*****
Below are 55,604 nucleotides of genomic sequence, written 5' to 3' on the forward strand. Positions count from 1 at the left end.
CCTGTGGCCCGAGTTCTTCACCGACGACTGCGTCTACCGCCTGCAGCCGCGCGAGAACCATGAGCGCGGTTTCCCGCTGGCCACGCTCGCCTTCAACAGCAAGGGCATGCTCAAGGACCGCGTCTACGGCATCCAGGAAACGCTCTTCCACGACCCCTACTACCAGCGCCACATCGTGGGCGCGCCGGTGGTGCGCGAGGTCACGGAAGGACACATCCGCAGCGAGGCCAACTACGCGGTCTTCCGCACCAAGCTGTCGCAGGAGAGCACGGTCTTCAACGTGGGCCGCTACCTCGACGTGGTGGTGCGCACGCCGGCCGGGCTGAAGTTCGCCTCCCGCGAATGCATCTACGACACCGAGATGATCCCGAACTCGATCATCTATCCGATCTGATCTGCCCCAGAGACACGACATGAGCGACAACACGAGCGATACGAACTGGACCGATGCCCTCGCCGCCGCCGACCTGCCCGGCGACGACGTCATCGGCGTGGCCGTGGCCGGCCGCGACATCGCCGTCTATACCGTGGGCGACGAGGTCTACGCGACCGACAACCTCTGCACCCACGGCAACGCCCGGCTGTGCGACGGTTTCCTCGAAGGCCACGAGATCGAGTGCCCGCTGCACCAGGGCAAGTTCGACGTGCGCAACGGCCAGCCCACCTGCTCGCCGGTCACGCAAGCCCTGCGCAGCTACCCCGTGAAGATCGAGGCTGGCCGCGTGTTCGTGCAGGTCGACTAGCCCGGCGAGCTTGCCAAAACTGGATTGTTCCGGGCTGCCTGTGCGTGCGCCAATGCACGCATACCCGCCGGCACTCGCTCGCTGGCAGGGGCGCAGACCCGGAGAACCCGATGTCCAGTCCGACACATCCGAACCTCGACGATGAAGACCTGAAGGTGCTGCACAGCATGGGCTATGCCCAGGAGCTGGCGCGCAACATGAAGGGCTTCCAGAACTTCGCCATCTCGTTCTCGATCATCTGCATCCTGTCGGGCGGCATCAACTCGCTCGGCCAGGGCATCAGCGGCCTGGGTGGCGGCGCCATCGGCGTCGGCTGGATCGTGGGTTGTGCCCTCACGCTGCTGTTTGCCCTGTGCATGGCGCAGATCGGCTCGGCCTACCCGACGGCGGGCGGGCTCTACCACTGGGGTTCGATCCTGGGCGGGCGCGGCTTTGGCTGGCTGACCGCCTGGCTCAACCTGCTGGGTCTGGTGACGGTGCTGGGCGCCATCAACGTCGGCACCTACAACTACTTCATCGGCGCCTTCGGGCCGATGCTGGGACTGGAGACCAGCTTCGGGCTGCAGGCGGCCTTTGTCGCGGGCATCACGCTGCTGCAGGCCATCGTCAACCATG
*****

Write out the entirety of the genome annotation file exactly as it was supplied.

Below are 55,604 nucleotides of genomic sequence, written 5' to 3' on the forward strand. Positions count from 1 at the left end.
CCTGTGGCCCGAGTTCTTCACCGACGACTGCGTCTACCGCCTGCAGCCGCGCGAGAACCATGAGCGCGGTTTCCCGCTGGCCACGCTCGCCTTCAACAGCAAGGGCATGCTCAAGGACCGCGTCTACGGCATCCAGGAAACGCTCTTCCACGACCCCTACTACCAGCGCCACATCGTGGGCGCGCCGGTGGTGCGCGAGGTCACGGAAGGACACATCCGCAGCGAGGCCAACTACGCGGTCTTCCGCACCAAGCTGTCGCAGGAGAGCACGGTCTTCAACGTGGGCCGCTACCTCGACGTGGTGGTGCGCACGCCGGCCGGGCTGAAGTTCGCCTCCCGCGAATGCATCTACGACACCGAGATGATCCCGAACTCGATCATCTATCCGATCTGATCTGCCCCAGAGACACGACATGAGCGACAACACGAGCGATACGAACTGGACCGATGCCCTCGCCGCCGCCGACCTGCCCGGCGACGACGTCATCGGCGTGGCCGTGGCCGGCCGCGACATCGCCGTCTATACCGTGGGCGACGAGGTCTACGCGACCGACAACCTCTGCACCCACGGCAACGCCCGGCTGTGCGACGGTTTCCTCGAAGGCCACGAGATCGAGTGCCCGCTGCACCAGGGCAAGTTCGACGTGCGCAACGGCCAGCCCACCTGCTCGCCGGTCACGCAAGCCCTGCGCAGCTACCCCGTGAAGATCGAGGCTGGCCGCGTGTTCGTGCAGGTCGACTAGCCCGGCGAGCTTGCCAAAACTGGATTGTTCCGGGCTGCCTGTGCGTGCGCCAATGCACGCATACCCGCCGGCACTCGCTCGCTGGCAGGGGCGCAGACCCGGAGAACCCGATGTCCAGTCCGACACATCCGAACCTCGACGATGAAGACCTGAAGGTGCTGCACAGCATGGGCTATGCCCAGGAGCTGGCGCGCAACATGAAGGGCTTCCAGAACTTCGCCATCTCGTTCTCGATCATCTGCATCCTGTCGGGCGGCATCAACTCGCTCGGCCAGGGCATCAGCGGCCTGGGTGGCGGCGCCATCGGCGTCGGCTGGATCGTGGGTTGTGCCCTCACGCTGCTGTTTGCCCTGTGCATGGCGCAGATCGGCTCGGCCTACCCGACGGCGGGCGGGCTCTACCACTGGGGTTCGATCCTGGGCGGGCGCGGCTTTGGCTGGCTGACCGCCTGGCTCAACCTGCTGGGTCTGGTGACGGTGCTGGGCGCCATCAACGTCGGCACCTACAACTACTTCATCGGCGCCTTCGGGCCGATGCTGGGACTGGAGACCAGCTTCGGGCTGCAGGCGGCCTTTGTCGCGGGCATCACGCTGCTGCAGGCCATCGTCAACCATG